An avid bibliophile, Gottschalk donated his Robert Louis Stevenson collection to the Rare Book Collection of the Library of the University of North Carolina at Chapel Hill. His significant collection of rare books on the history of medicine, now known as the Carl W. Gottschalk Collection, came to the Rare Book Collection at UNC after his death in 1997.

William Brevard Blythe

1972 – 1993

William Blythe was born in Huntersville, North Carolina. He graduated from the University of North Carolina-Chapel Hill in 1948 at the age of 19. He served at Washington University School of Medicine and the Walter Reed Army Institute for Research, but devoted more than half a century to the University of North Carolina. He was appointed Division Chief of Nephrology in 1972 and received the Marion Covington Distinguished Professorship in Medicine. In 1982, he published a paper describing how the Bankers ponies of the North Carolina Outer Banks could survive without apparent access to anything other than salt water. His paper described his findings that fresh water was available to the ponies at the base of pawed vegetation.

In 2008, he co-authored “Bettering the Health of the People,” (with William W. McLendon, MD and Floyd W. Denny, Jr., MD), which chronicled the life and contributions of W. Reece Berryhill, MD. Dr. Berryhill was the founding dean from 1941 to 1964 of the M.D.-granting medical school at UNC-Chapel Hill. While celebrating the contributions of Dr. Berryhill, the work also addressed the unmet need in North Carolina for more doctors and hospitals, and for universal access to health care for all citizens, regardless of their ability to pay.

He embraced and lived the motto of the state of North Carolina, “Esse Quam Videri” (to be rather than to seem).

1993 – 2015

Ronald Falk graduated cum laude with a Bachelor of Arts degree from Dartmouth College. He received his MD degree and completed an internal medicine residency and clinical nephrology fellowship at the University of North Carolina-Chapel Hill. He served as Chief of the division from 1993 -2015 and has served as Chair of the UNC Department of Medicine since 2015. He co-founded the UNC Kidney Center and continues as its Co-Director.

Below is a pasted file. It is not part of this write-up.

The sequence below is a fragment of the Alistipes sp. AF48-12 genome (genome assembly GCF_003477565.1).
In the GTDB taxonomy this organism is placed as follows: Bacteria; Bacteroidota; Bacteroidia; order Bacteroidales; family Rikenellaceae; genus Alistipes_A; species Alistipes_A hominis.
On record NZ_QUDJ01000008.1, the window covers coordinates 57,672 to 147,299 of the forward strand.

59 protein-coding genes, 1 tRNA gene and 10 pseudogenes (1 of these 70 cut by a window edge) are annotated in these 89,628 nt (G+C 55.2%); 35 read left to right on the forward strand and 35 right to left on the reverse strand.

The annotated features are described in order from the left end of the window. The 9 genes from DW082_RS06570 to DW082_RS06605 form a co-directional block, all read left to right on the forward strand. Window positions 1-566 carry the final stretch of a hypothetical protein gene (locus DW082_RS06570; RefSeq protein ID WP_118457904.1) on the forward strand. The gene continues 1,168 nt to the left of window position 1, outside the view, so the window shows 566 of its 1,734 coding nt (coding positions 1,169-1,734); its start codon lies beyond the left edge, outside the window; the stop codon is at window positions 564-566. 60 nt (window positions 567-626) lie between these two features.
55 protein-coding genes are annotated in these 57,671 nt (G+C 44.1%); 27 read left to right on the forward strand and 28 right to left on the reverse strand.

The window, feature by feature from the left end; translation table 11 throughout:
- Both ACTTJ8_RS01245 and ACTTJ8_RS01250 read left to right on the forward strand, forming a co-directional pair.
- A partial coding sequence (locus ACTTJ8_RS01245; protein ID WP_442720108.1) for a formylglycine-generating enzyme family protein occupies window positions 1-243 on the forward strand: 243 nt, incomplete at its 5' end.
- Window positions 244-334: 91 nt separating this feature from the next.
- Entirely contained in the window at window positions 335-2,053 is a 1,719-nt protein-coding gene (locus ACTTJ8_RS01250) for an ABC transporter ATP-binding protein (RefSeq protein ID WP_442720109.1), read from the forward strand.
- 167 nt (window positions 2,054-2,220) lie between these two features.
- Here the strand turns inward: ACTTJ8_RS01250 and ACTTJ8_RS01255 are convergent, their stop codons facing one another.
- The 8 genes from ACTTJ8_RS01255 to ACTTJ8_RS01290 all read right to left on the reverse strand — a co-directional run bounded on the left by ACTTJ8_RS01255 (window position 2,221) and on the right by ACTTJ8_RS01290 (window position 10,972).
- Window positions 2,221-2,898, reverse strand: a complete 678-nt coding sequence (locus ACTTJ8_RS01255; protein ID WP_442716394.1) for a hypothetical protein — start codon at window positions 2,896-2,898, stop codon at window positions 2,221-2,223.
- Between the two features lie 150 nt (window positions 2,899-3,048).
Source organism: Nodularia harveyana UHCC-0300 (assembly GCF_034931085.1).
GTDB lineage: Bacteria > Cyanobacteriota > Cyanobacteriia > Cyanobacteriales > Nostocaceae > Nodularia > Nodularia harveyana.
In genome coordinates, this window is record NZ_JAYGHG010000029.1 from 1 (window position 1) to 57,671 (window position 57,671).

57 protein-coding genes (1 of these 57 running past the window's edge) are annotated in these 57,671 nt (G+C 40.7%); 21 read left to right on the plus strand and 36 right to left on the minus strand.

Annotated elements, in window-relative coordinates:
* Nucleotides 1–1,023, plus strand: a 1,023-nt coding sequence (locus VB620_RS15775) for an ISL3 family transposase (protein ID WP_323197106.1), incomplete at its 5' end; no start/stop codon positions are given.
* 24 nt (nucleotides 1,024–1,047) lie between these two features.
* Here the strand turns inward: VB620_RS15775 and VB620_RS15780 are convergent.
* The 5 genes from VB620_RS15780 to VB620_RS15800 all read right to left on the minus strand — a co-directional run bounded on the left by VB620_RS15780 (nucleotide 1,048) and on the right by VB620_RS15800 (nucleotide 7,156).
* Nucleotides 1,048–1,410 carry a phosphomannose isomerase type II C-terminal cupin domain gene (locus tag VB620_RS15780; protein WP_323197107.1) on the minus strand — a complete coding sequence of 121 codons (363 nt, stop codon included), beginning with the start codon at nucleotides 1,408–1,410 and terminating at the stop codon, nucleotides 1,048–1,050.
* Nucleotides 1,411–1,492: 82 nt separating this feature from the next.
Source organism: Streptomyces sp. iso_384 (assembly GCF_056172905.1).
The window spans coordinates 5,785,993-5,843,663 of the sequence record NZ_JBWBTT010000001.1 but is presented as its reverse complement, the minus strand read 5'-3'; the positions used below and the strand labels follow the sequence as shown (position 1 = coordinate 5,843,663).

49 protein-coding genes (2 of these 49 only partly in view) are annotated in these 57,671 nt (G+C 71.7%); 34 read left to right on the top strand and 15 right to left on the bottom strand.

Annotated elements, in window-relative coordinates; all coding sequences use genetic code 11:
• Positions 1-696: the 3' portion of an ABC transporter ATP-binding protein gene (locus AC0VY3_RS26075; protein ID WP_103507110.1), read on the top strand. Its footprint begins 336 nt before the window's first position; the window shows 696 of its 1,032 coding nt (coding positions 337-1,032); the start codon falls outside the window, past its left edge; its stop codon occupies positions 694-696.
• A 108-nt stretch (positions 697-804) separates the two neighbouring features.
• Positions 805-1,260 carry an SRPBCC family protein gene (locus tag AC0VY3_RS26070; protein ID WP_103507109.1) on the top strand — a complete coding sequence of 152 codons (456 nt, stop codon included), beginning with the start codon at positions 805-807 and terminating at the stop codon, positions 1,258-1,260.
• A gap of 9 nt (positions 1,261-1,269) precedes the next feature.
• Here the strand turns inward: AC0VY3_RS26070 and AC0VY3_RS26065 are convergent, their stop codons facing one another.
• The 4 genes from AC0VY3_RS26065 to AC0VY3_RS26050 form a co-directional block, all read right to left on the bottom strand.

Dr. Falk was honored with the inaugural Nan and Hugh Cullman Eminent Professorship in 2016. This endowed professorship was made possible through the Nan O. Cullman Fund for the UNC Kidney Center, an undesignated fund that is tied to research and highest need at the UNC Kidney Center. In 1994, he was appointed the Doc J. Thurston Distinguished Professor and was honored as the first Allen Brewster Distinguished Professor of Medicine in 2011. He was inducted into the American Society of Clinical Investigation in 1993 and into the American Clinical and Climatological Association in 2000, when he also received their Theodore E. Woodward Award. He was president of the American Society of Nephrology in 2012. In 2015, he earned National Institutes of Health honors for seminal work as a physician-scientist and delivered the National Institutes of Health Astute Clinician Lecture in 2016. He was honored by the New York Academy of Medicine in 2016 with the Edward N. Gibbs Lecture and Award in Nephrology, a lifetime achievement award. In 2017, he received the American Society of Nephrology John P. Peters Award in recognition of sustained research contributions to the discipline of nephrology, and his sustained achievements in one or more domains of academic medicine including clinical care, education, and leadership.

2015 – Present

Graduating summa cum laude from Boston University in 1985 and magna cum laude from that institution’s medical school in 1989, Dr. Hladik arrived at UNC for a medicine residency and then nephrology fellowship before joining as faculty as Assistant Professor of Medicine in 1996. In recognition of his accomplishments in and contributions to the intellectual advancement of the division and the School of Medicine, he was honored with the Doc J Thurston Distinguished Professorship in Nephrology in 2011. He is the embodiment of teaching excellence and has won countless teaching awards, including the Department of Medicine Recognition Award in 2005, the School of Medicine Spirit Award honoring faculty contributing most to the second year medical school class in 2006, the UNC School of Medicine Professor Award honoring the faculty member who most contributed to the medical education of the graduating class of 2008, the Sun Trust Teaching Award in 2008, and appointment as a Fellow in the UNC Academy of Educators in 2009.